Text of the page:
Recall that in March 2020, ASUU embarked on a strike following its disagreement with the Federal Government over the funding of the universities and implementation of the IPPIS.
ASUU, however, developed UTAS and had several meetings with the ministries of Finance, Education, Labour and Employment, and the Office of the Accountant General of the Federation.
Government agreed to pay outstanding salaries to the university lecturers and resolve all other issues which ASUU raised.
Before calling off its strike last year, ASUU insisted that its members would not register the IPPIS.
In response, the Minister of Labour and Employment , Dr Chris Ngige, said the UTAS platform would first be subjected to an integrity test.
The National Information Technology Development Agency is saddled with the responsibility of subjecting the UTAS platform to an integrity test.
When contacted on Tuesday, Spokesperson for the NITDA, Hadiza Umar, said, “I do not have any update on it at the moment, I will contact the team tomorrow.”
When contacted, Spokesman for the Ministry of Finance, Budget and Planning, Yunusa Abdullahi, said, “I guess you should direct your inquiry to the Ministry of Education. Thank you.”
Responding to Gong’s statement, ASUU insisted that none of the agreement it reached with the Federal Government had have been implemented.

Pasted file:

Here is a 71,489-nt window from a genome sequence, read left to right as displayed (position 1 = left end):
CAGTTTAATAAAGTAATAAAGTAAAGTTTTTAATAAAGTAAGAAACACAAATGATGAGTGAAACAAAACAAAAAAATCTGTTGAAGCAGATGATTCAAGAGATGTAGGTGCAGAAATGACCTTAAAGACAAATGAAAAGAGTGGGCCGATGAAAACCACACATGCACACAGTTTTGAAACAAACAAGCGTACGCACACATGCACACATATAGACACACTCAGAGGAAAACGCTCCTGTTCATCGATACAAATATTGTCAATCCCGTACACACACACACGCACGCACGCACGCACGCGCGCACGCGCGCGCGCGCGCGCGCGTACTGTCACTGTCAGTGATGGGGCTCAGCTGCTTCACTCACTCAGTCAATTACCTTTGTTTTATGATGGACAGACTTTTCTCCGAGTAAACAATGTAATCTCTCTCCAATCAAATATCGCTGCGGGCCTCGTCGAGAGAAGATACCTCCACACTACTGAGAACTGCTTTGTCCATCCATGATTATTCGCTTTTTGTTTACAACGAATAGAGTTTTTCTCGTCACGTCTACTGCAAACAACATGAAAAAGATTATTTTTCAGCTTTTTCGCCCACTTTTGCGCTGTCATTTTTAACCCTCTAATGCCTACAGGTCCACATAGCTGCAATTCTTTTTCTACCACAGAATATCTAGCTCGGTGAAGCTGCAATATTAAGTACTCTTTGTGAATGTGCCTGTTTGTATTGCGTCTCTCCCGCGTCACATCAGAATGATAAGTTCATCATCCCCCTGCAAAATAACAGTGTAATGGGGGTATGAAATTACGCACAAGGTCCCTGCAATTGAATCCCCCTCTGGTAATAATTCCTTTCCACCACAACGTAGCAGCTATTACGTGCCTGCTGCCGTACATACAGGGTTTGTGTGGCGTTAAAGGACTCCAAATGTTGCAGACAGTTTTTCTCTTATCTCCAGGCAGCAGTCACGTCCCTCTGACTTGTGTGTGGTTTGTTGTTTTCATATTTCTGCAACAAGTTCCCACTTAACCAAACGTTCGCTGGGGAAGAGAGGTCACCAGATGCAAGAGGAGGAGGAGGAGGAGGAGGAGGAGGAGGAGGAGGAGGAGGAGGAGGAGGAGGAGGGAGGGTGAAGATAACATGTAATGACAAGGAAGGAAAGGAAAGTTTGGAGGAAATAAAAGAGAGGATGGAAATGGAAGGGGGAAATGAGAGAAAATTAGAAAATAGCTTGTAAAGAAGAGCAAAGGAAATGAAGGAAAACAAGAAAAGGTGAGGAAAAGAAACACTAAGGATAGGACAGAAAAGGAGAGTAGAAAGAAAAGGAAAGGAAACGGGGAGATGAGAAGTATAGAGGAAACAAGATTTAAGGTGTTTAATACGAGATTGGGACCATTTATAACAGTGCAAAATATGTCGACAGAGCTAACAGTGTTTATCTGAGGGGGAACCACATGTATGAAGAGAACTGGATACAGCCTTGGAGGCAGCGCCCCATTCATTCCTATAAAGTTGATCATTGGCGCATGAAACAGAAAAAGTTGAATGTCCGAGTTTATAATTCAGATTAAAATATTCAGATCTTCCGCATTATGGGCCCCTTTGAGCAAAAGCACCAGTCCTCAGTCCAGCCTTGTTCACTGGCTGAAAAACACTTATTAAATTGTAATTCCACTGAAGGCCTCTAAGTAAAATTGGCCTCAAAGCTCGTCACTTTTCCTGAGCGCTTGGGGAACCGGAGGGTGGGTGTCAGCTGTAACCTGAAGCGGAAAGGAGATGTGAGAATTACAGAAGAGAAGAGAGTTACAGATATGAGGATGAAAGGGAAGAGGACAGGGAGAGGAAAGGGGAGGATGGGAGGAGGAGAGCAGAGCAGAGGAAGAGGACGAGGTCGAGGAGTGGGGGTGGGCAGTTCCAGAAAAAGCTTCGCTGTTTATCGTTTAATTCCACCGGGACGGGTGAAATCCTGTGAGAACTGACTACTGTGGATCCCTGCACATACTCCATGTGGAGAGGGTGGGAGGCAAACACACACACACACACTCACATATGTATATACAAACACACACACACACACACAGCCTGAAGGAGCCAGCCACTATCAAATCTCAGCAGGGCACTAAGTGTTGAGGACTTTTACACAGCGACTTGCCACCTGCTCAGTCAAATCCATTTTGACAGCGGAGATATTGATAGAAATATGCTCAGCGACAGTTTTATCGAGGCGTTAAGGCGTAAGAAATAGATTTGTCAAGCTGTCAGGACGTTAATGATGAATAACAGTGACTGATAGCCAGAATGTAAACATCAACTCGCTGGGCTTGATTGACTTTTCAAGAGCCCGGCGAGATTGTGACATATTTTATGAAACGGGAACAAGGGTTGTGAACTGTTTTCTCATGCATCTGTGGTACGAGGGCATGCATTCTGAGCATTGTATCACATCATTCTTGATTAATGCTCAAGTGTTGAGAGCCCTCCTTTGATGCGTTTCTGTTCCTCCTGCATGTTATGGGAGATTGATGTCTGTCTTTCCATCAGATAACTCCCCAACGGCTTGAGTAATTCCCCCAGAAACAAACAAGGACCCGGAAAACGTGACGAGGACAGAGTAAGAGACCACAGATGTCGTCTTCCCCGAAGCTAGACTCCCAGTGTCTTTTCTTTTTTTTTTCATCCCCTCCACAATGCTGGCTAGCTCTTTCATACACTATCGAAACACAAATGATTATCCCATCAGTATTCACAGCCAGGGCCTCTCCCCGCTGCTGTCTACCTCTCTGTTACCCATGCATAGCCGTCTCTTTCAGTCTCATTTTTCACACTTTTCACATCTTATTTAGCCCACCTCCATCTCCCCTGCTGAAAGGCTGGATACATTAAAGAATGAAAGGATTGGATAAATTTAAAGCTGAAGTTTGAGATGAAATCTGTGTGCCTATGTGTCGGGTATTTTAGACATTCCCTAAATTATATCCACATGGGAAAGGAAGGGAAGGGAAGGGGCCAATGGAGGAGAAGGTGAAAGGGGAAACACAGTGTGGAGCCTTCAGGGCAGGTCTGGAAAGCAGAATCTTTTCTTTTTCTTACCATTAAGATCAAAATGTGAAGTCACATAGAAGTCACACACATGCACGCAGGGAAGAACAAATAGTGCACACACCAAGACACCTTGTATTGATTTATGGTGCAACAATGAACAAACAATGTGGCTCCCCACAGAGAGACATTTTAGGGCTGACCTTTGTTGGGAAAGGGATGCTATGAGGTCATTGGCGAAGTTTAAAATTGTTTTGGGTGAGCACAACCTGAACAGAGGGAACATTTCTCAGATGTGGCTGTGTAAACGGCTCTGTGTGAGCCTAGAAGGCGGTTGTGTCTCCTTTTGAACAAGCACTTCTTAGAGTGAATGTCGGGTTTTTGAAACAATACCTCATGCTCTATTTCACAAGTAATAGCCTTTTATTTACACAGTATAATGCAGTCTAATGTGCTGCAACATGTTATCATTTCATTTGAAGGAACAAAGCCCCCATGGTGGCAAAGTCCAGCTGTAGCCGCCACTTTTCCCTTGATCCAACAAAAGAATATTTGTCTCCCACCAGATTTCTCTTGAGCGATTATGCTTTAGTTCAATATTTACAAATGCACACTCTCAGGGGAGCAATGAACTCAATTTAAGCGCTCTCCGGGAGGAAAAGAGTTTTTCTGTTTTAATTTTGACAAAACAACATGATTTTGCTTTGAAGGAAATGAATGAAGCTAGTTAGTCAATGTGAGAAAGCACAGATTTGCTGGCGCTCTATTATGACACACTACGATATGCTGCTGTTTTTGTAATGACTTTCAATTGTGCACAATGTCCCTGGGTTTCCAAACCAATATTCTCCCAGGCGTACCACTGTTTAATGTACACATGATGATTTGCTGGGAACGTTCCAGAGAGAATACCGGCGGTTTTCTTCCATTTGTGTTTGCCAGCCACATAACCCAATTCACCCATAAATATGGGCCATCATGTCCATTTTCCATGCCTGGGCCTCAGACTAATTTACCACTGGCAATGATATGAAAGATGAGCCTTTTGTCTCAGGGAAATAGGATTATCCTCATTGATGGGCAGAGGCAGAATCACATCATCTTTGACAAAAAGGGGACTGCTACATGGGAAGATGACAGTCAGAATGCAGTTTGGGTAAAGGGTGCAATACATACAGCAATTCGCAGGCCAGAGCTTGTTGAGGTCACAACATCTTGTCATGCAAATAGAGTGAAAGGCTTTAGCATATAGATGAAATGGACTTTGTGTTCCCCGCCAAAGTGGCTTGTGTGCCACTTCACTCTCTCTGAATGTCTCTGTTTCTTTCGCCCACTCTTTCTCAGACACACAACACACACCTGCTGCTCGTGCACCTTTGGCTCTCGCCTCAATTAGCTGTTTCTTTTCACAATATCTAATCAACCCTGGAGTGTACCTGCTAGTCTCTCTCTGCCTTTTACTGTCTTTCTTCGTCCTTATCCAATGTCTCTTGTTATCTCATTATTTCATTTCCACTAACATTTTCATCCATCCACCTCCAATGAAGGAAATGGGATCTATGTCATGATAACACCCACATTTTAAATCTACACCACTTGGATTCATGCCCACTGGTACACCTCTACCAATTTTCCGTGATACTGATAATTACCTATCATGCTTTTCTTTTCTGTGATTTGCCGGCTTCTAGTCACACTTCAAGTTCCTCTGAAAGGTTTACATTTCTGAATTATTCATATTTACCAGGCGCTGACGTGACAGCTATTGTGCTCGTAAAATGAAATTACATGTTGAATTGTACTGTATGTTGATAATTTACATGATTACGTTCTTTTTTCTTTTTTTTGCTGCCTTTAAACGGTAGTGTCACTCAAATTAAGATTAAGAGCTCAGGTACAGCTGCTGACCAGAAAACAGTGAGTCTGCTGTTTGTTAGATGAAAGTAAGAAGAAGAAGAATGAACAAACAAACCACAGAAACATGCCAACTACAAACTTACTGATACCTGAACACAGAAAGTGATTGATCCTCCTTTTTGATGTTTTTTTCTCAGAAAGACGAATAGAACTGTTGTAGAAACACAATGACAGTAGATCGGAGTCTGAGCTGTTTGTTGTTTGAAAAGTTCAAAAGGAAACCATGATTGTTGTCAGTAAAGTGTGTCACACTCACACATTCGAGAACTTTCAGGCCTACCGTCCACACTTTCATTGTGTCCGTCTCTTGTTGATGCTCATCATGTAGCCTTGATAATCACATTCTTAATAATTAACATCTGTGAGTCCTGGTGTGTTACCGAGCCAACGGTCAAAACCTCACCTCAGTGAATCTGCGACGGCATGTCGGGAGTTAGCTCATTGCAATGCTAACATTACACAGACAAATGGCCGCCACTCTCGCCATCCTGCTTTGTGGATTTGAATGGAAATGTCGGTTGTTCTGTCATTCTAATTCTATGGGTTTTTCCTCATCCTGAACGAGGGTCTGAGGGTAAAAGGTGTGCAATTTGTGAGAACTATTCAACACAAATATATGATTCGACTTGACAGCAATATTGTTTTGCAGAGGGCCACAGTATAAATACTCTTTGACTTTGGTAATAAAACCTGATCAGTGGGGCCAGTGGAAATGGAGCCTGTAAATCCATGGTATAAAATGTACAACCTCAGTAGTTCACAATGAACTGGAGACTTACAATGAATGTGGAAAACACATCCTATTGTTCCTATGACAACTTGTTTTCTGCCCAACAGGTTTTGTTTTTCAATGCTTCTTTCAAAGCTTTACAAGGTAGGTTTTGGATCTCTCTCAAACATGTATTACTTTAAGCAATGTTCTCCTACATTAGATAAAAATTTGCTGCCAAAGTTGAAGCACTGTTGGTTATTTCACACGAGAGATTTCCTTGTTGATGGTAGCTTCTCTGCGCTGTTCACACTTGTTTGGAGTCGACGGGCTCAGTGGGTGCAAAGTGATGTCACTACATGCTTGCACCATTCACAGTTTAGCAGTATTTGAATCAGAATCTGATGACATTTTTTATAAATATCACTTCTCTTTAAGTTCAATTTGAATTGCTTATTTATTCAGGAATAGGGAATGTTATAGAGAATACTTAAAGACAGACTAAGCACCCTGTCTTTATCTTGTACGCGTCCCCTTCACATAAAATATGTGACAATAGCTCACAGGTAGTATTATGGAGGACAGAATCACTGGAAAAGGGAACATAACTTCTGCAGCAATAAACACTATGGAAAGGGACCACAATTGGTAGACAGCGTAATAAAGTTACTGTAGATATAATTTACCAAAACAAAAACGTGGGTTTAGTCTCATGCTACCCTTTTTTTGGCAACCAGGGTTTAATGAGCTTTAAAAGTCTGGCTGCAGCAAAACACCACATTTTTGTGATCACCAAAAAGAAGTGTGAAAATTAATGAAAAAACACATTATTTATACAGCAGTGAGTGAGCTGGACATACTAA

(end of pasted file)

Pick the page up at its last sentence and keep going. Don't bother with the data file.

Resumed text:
Speaking in an interview with The PUNCH on Tuesday, the President of ASUU, Osodeke, maintained that the Memorandum of Understanding which was signed with the Federal Government in December 2020, had not been implemented.
Osodeke denied the allegations which Gong made against UTAS and the other issues he raised.
He said, “He talks without consulting his principals. If you call the Minister for Education he will not say all these. Was he there when UTAS was tested for him to say it doesn’t deduct tax? UTAS has passed through many stages. All the ministries where we presented UTAS, applauded it. UTAS deducts tax. The National Assembly applauded it. It was also presented at the office of the AGF. UTAS encompasses everything you can talk about in a university, not just about salaries alone, even human resources. He doesn’t know what he is talking about. If you want to know the real details of what is happening contact the Executive Secretary of National Universities Commission, ministers of Education and Labour. They all have a copy of the MoU we signed in December.
“They know that UTAS, which is the major one has not been implemented. The revitalisation fund has not been released. They agreed that they would mainstream our earned academic allowances into the salary system in 2021. We are in August already and preparing 2022 budget, yet nothing has been done. They said by December they would pay the backlog they are owing our members and till now they have not paid a number of them.
“They agreed that they would review the NUC law to ensure that no government would wake up one day and be proliferating universities, they haven’t gone to the National Assembly”.